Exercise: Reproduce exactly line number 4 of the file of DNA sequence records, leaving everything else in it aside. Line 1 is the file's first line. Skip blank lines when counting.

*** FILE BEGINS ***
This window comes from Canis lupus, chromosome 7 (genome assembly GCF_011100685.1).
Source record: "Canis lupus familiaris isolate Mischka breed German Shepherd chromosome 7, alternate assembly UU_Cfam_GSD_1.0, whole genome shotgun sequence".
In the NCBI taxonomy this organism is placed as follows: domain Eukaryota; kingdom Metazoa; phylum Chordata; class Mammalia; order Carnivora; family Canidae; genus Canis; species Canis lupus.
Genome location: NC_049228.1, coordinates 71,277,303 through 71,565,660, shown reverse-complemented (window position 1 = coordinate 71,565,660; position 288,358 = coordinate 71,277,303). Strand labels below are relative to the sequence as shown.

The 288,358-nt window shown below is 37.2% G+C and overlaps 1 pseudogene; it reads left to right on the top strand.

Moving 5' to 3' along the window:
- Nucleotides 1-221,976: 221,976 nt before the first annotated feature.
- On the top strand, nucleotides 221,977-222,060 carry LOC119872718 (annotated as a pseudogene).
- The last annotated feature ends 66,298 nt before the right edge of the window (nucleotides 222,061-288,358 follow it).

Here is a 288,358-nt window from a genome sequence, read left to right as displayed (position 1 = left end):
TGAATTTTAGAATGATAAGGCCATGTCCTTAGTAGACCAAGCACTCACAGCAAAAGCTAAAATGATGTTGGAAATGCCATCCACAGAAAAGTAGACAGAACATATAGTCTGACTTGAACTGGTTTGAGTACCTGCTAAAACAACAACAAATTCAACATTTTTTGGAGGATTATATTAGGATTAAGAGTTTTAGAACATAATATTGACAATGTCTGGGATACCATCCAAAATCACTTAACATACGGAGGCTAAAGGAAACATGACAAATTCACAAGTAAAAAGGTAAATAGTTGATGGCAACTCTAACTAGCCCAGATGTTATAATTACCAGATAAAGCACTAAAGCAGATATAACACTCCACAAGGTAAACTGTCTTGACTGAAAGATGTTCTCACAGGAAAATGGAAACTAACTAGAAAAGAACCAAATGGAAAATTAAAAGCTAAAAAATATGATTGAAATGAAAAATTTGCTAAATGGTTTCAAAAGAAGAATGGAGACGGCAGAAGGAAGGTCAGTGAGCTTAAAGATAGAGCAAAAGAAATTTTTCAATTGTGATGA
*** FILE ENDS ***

Genome location: NC_049228.1, coordinates 71,277,303 through 71,565,660, shown reverse-complemented (window position 1 = coordinate 71,565,660; position 288,358 = coordinate 71,277,303). Strand labels below are relative to the sequence as shown.